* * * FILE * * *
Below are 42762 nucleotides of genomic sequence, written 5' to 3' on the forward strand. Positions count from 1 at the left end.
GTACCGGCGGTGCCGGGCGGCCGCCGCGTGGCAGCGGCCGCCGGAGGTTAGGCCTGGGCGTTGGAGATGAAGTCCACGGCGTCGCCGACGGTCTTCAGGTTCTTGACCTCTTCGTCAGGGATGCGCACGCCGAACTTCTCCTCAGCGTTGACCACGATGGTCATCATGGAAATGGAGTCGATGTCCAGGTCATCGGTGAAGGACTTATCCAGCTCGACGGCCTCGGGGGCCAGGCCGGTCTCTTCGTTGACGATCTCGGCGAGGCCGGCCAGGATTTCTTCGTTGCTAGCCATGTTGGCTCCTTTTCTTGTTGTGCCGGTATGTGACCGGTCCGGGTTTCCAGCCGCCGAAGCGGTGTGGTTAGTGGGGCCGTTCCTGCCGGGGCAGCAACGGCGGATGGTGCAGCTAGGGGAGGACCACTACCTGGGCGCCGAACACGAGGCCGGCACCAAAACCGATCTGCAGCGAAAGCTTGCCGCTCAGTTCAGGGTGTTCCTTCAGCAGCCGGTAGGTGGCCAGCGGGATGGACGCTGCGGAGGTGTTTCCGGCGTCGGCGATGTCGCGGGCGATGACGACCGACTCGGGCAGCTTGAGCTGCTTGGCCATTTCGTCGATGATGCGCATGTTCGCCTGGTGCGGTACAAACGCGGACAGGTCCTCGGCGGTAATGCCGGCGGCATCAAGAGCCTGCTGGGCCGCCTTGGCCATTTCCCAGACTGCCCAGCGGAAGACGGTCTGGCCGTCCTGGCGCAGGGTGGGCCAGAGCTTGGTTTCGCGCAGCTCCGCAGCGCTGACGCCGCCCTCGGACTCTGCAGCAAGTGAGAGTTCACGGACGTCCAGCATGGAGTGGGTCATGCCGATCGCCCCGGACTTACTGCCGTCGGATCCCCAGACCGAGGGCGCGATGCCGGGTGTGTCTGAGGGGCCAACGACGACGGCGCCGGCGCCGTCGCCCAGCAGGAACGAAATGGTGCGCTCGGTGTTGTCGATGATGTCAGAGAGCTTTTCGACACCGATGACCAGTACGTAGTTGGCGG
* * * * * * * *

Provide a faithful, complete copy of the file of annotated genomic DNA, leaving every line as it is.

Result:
Below are 42762 nucleotides of genomic sequence, written 5' to 3' on the forward strand. Positions count from 1 at the left end.
GTACCGGCGGTGCCGGGCGGCCGCCGCGTGGCAGCGGCCGCCGGAGGTTAGGCCTGGGCGTTGGAGATGAAGTCCACGGCGTCGCCGACGGTCTTCAGGTTCTTGACCTCTTCGTCAGGGATGCGCACGCCGAACTTCTCCTCAGCGTTGACCACGATGGTCATCATGGAAATGGAGTCGATGTCCAGGTCATCGGTGAAGGACTTATCCAGCTCGACGGCCTCGGGGGCCAGGCCGGTCTCTTCGTTGACGATCTCGGCGAGGCCGGCCAGGATTTCTTCGTTGCTAGCCATGTTGGCTCCTTTTCTTGTTGTGCCGGTATGTGACCGGTCCGGGTTTCCAGCCGCCGAAGCGGTGTGGTTAGTGGGGCCGTTCCTGCCGGGGCAGCAACGGCGGATGGTGCAGCTAGGGGAGGACCACTACCTGGGCGCCGAACACGAGGCCGGCACCAAAACCGATCTGCAGCGAAAGCTTGCCGCTCAGTTCAGGGTGTTCCTTCAGCAGCCGGTAGGTGGCCAGCGGGATGGACGCTGCGGAGGTGTTTCCGGCGTCGGCGATGTCGCGGGCGATGACGACCGACTCGGGCAGCTTGAGCTGCTTGGCCATTTCGTCGATGATGCGCATGTTCGCCTGGTGCGGTACAAACGCGGACAGGTCCTCGGCGGTAATGCCGGCGGCATCAAGAGCCTGCTGGGCCGCCTTGGCCATTTCCCAGACTGCCCAGCGGAAGACGGTCTGGCCGTCCTGGCGCAGGGTGGGCCAGAGCTTGGTTTCGCGCAGCTCCGCAGCGCTGACGCCGCCCTCGGACTCTGCAGCAAGTGAGAGTTCACGGACGTCCAGCATGGAGTGGGTCATGCCGATCGCCCCGGACTTACTGCCGTCGGATCCCCAGACCGAGGGCGCGATGCCGGGTGTGTCTGAGGGGCCAACGACGACGGCGCCGGCGCCGTCGCCCAGCAGGAACGAAATGGTGCGCTCGGTGTTGTCGATGATGTCAGAGAGCTTTTCGACACCGATGACCAGTACGTAGTTGGCGG